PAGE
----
Fighting has raged in Ukraine, throwing doubts on a ceasefire deal due to take effect over the weekend, as the US said Russia was still deploying heavy arms.
Ukrainian President Petro Poroshenko said the continuing bombardment of civilians in eastern Ukraine by pro-Russian separatist rebels was already undermining the peace plan reached in Minsk on Thursday.
At least 28 civilians and soldiers were reported killed in Friday's upsurge in fighting.
"Unfortunately after the Minsk agreement, Russia's offensive has significantly increased. We still think that the agreement is in great danger," Poroshenko said during a meeting with Hungarian Prime Minister Viktor Orban.
"After what we concluded in Minsk, these are not only attacks against civilians but also against the Minsk agreement."
The ceasefire, due to take effect from midnight on Saturday (Sunday AEDT), will be the first test of the commitment by Kiev and pro-Russian separatists to the freshly-inked peace plan.
But with separatists fighting to conquer more territory ahead of the truce and Kiev forces digging in, there are fears over whether anyone will observe the truce, considered vital to the success of the peace roadmap.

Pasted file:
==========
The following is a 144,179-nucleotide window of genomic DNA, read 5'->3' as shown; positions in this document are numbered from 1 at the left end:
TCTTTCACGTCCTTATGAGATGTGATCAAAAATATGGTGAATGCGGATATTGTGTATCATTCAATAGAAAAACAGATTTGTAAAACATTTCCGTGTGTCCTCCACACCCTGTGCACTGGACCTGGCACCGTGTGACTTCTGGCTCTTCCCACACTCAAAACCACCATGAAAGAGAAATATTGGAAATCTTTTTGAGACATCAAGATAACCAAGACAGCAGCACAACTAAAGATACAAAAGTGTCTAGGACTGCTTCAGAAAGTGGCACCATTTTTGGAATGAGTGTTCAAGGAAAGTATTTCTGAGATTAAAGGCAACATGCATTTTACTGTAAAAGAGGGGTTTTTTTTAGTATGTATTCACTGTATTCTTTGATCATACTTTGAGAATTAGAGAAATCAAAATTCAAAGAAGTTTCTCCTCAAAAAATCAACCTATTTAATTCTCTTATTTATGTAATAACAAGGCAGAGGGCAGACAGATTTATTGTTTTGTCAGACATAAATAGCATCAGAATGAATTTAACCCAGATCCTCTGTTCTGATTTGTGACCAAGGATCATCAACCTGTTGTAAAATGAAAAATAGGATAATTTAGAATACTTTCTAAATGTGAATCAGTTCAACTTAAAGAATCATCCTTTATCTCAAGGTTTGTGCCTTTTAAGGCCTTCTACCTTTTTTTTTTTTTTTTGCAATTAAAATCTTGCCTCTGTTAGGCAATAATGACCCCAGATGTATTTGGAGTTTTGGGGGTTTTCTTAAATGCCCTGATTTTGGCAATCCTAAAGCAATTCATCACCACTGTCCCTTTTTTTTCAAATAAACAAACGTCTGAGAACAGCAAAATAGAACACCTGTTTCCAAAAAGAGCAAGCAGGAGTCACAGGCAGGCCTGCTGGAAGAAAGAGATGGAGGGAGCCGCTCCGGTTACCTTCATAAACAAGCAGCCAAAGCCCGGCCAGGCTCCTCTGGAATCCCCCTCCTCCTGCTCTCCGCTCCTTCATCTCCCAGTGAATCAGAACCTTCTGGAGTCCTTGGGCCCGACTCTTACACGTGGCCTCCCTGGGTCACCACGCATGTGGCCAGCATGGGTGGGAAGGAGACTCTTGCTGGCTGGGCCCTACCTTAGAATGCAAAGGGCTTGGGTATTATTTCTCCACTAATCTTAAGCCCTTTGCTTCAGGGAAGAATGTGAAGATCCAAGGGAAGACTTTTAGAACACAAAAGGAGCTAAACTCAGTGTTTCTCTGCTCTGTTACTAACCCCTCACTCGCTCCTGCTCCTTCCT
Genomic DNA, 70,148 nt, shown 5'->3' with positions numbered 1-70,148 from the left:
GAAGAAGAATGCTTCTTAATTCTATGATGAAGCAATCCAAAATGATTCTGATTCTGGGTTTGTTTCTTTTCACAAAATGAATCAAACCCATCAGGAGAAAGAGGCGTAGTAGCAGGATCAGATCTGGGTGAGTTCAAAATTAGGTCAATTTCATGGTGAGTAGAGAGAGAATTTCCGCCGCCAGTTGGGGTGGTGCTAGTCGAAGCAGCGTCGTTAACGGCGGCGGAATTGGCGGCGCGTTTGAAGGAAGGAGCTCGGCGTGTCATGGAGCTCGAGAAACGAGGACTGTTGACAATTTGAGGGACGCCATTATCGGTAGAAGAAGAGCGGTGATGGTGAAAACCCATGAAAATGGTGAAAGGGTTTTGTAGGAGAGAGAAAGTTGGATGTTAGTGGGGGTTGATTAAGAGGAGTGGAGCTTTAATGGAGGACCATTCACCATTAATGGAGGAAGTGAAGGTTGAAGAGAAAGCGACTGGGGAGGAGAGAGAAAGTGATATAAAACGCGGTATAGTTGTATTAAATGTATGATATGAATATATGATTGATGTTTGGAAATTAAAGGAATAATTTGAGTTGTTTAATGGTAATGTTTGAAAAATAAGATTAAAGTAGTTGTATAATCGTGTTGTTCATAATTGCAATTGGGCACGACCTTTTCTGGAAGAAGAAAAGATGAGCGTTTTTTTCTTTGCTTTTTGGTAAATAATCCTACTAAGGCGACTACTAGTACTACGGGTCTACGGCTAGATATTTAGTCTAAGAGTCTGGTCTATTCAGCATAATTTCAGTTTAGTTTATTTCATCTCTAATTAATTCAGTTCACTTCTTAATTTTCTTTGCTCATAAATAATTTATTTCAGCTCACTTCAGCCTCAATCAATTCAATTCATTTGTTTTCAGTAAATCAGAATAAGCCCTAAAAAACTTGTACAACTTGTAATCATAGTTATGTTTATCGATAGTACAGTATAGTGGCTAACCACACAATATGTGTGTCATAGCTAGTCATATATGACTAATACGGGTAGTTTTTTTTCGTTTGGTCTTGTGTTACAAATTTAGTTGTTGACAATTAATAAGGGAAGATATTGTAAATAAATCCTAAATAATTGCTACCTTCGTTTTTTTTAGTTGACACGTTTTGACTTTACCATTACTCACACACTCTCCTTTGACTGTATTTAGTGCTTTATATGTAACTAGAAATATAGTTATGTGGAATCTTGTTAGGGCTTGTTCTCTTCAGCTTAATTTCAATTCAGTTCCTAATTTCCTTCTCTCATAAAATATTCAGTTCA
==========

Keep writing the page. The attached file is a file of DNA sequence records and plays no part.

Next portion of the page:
The United States said it believed Russia was continuing to deploy heavy weapons ahead of the ceasefire.
State Department spokeswoman Jen Psaki said the United States had received reports of heavy weapons being moved into eastern Ukraine from Russia over the past few days, and more apparently on the way.
"This is clearly not in the spirit of this week's agreement," Psaki told reporters.
She said the Russian military had deployed large amounts of artillery and multiple rocket launcher systems and was using them to shell Ukrainian positions.
Friday's fresh fighting came after rebels and Kiev agreed to the wide-ranging plan on Thursday following marathon talks in the Belarussian between the leaders of Russia, Ukraine, France and Germany.
German Chancellor Angela Merkel has warned Russia that the EU, which has already slapped Moscow with sanctions over the crisis, is not ruling out further measures if the truce fails.
The fragile agreement was seen as the best hope of ending the conflict, which has killed at least 5,480 people and ratcheted East-West tensions to highs not seen since the Cold War, but scepticism remains high after the collapse of a similar previous peace plan.
The new Minsk agreement is broadly similar to an earlier failed deal in September, except that the new heavy weapons-free zone will be 50 to 140km-wide, depending on the range of the weapon, double the width of the buffer zone agreed in September.
Kiev will also begin retaking control over the approximately 400km stretch of Russia's border with rebel-held Ukraine, but only after local elections are held.
Separatist-held territories will be granted a degree of autonomy to be established through talks.